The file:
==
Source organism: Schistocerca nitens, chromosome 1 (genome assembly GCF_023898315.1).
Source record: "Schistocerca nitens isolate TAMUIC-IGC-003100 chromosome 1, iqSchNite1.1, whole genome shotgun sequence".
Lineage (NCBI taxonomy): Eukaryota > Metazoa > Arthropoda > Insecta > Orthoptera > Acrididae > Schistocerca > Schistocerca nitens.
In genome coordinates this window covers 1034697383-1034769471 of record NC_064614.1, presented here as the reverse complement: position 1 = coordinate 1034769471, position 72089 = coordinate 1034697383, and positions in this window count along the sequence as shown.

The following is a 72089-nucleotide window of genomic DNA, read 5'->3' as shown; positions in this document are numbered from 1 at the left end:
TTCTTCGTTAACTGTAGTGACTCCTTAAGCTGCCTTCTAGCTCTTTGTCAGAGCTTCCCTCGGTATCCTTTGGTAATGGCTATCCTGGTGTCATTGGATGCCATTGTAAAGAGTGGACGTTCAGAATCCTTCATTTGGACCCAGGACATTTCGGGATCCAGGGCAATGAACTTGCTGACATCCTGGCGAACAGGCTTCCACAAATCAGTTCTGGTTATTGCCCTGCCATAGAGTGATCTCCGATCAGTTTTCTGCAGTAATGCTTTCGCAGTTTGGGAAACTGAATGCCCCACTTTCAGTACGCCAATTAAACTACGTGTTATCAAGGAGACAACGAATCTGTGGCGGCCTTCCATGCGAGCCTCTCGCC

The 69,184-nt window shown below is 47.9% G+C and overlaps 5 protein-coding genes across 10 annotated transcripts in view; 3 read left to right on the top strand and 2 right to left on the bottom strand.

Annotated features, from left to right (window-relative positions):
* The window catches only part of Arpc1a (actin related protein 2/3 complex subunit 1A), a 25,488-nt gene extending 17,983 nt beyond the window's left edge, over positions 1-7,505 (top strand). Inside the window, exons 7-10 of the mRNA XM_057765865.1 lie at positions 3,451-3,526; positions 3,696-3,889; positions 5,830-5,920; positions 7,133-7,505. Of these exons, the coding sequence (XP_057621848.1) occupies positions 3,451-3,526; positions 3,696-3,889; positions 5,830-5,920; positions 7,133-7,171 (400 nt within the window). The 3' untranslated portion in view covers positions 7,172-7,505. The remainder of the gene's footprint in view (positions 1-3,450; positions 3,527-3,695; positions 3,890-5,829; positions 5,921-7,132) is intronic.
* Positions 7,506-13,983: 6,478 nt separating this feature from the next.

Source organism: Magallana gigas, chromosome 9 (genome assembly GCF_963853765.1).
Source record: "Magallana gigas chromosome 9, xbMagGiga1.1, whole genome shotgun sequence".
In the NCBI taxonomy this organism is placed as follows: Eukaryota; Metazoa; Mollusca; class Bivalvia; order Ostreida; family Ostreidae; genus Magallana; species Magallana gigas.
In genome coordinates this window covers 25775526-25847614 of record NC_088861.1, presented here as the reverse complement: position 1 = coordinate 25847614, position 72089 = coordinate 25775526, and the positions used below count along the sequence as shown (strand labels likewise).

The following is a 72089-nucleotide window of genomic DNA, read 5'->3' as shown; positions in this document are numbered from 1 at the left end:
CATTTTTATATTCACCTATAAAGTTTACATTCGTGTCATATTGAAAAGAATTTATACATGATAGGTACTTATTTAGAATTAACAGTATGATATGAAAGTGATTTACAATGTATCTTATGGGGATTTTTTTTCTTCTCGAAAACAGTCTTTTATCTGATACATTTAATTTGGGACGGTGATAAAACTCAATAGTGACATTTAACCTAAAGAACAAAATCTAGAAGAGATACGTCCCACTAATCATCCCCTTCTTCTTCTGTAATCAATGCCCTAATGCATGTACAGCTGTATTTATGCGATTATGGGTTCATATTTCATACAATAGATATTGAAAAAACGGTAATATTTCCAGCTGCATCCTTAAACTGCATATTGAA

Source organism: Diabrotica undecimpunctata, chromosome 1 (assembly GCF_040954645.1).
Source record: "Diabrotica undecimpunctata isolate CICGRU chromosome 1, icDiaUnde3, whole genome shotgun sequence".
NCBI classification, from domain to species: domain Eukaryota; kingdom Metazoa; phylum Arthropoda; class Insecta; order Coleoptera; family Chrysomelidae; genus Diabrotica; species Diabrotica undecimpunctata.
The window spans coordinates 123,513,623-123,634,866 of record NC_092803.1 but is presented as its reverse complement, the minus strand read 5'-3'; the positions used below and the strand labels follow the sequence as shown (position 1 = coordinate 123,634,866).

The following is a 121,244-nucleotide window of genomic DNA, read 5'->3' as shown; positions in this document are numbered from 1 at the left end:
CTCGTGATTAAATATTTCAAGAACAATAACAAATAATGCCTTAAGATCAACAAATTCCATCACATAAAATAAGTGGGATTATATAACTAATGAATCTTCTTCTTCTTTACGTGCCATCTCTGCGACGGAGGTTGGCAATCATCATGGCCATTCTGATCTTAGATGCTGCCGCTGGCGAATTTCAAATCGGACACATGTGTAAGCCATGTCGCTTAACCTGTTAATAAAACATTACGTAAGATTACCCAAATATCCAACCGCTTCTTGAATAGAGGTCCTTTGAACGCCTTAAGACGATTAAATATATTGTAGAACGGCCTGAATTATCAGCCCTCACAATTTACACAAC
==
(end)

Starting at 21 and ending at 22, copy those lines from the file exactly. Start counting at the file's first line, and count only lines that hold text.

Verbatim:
The following is a 121,244-nucleotide window of genomic DNA, read 5'->3' as shown; positions in this document are numbered from 1 at the left end:
CTCGTGATTAAATATTTCAAGAACAATAACAAATAATGCCTTAAGATCAACAAATTCCATCACATAAAATAAGTGGGATTATATAACTAATGAATCTTCTTCTTCTTTACGTGCCATCTCTGCGACGGAGGTTGGCAATCATCATGGCCATTCTGATCTTAGATGCTGCCGCTGGCGAATTTCAAATCGGACACATGTGTAAGCCATGTCGCTTAACCTGTTAATAAAACATTACGTAAGATTACCCAAATATCCAACCGCTTCTTGAATAGAGGTCCTTTGAACGCCTTAAGACGATTAAATATATTGTAGAACGGCCTGAATTATCAGCCCTCACAATTTACACAAC